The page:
Dick Buek: Olympic Legend

The joy and power of skiing in the Sierra Nevada can be seen in the rich tradition of skiers from here who have competed successfully in past Olympics. As the world moves toward the the 2010 Winter Olympics in British Columbia, Tahoetopia salutes one of our Tahoe Olympians.

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The joy and power of skiing in the Sierra Nevada can be seen in the rich tradition of skiers from here who have competed successfully in past Olympics. As the world moves toward the the 2010 Winter Olympics in British Columbia, Tahoetopia salutes one of our Tahoe Olympians.

An Extreme Athlete
Few "extreme" athletes of today could have competed with the likes of Soda Springs native, Dick Buek. Whether he was diving off cliffs in Acapulco to win gas money home or flying his airplane under the chairlift cables at Squaw Valley and beneath the Lincoln Highway Bridge on Donner Summit, Buek was a fearless athlete and skier. He was characterized by Oakley Hall in his novel, The Downhill Racers.

"He was a fascinating man and the definition of daredevil," says Mary Ann Haswell, a close friend and Tahoe resident." His highs came from doing extraordinary things."

As a youth Buek was coached by ski champion Hannes Schroll. In 1952, Buek won the United States National Downhill and competed in the Oslo Olympics, finishing 12th.

"Dick could have been the greatest racer of his era," explains Sugar Bowl's Bill Klein. "He was the first skier to ever schuss Exhibition in Sun Valley, a feat that even Emile Allais said could never be done. Buek never recognized his own ability. If he had, he would have won a lot more races."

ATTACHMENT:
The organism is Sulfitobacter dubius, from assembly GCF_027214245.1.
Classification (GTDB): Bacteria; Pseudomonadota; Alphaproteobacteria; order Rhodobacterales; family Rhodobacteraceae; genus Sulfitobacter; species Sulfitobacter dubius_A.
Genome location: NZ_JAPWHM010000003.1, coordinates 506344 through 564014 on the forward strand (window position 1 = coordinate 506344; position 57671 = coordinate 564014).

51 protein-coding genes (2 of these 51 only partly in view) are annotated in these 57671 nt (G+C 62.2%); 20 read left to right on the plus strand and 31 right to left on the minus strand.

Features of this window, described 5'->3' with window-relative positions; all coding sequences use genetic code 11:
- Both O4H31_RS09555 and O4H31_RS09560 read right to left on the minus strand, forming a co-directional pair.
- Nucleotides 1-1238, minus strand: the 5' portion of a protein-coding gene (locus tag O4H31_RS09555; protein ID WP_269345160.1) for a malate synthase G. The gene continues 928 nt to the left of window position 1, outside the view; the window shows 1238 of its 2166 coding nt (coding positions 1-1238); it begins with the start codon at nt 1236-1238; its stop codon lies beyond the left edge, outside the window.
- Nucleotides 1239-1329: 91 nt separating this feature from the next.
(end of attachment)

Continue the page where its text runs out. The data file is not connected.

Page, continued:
In 1953, Buek crashed his motorcycle. The accident crushed his leg, pelvis, and shoulder. When the National Championship at Aspen occurred the following year he could still only bend his right knee 60 degrees. Pins in his left shoulder hampered his stance. Though he won the race, he was passed over to compete at that season's FIS World Championships.

"You're still something of a basket case," the U.S. Selection Committee quipped. "We can't take responsibility for you."

In 1957, at age 27, Dick Buek crashed an airplane into Donner Lake, for the second time. This time he died.

"He used to say he'd never make it to 28 years old," recalls Haswell, who had survived the first crash into Donner with Buek. They were towing water skiers, the story goes. "Dick died a few days short of his birthday."

Ironically, Buek wasn't at the stick of the airplane in which he was killed. It was a friend's plane and Buek was giving the friend a piloting lesson. The wings iced up and the plane dived straight into the icy waters.

"Dick was a dynamic person and ahead of his time in pushing the limits of extremism," says Haswell. "It was great being around him, if only for such a short period of time."

Buek entered the U.S. National Ski Hall of Fame in 1974.